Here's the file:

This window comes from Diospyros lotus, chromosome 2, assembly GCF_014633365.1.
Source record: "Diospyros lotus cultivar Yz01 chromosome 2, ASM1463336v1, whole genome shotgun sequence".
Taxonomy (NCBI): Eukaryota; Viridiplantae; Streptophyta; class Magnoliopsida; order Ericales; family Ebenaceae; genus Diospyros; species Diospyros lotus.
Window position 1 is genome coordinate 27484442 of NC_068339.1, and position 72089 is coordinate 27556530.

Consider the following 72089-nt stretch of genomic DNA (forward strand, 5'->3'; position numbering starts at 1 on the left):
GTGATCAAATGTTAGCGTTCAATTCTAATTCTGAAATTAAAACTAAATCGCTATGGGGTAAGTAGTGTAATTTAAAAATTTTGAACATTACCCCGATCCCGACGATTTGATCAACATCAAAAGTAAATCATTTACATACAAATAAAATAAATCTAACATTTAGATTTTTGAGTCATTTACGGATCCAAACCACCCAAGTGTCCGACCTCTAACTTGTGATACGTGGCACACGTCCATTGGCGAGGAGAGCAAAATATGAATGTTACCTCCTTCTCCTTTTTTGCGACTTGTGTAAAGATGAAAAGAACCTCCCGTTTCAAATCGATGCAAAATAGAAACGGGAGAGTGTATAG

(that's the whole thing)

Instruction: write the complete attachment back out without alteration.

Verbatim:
This window comes from Diospyros lotus, chromosome 2, assembly GCF_014633365.1.
Source record: "Diospyros lotus cultivar Yz01 chromosome 2, ASM1463336v1, whole genome shotgun sequence".
Taxonomy (NCBI): Eukaryota; Viridiplantae; Streptophyta; class Magnoliopsida; order Ericales; family Ebenaceae; genus Diospyros; species Diospyros lotus.
Window position 1 is genome coordinate 27484442 of NC_068339.1, and position 72089 is coordinate 27556530.

Consider the following 72089-nt stretch of genomic DNA (forward strand, 5'->3'; position numbering starts at 1 on the left):
GTGATCAAATGTTAGCGTTCAATTCTAATTCTGAAATTAAAACTAAATCGCTATGGGGTAAGTAGTGTAATTTAAAAATTTTGAACATTACCCCGATCCCGACGATTTGATCAACATCAAAAGTAAATCATTTACATACAAATAAAATAAATCTAACATTTAGATTTTTGAGTCATTTACGGATCCAAACCACCCAAGTGTCCGACCTCTAACTTGTGATACGTGGCACACGTCCATTGGCGAGGAGAGCAAAATATGAATGTTACCTCCTTCTCCTTTTTTGCGACTTGTGTAAAGATGAAAAGAACCTCCCGTTTCAAATCGATGCAAAATAGAAACGGGAGAGTGTATAG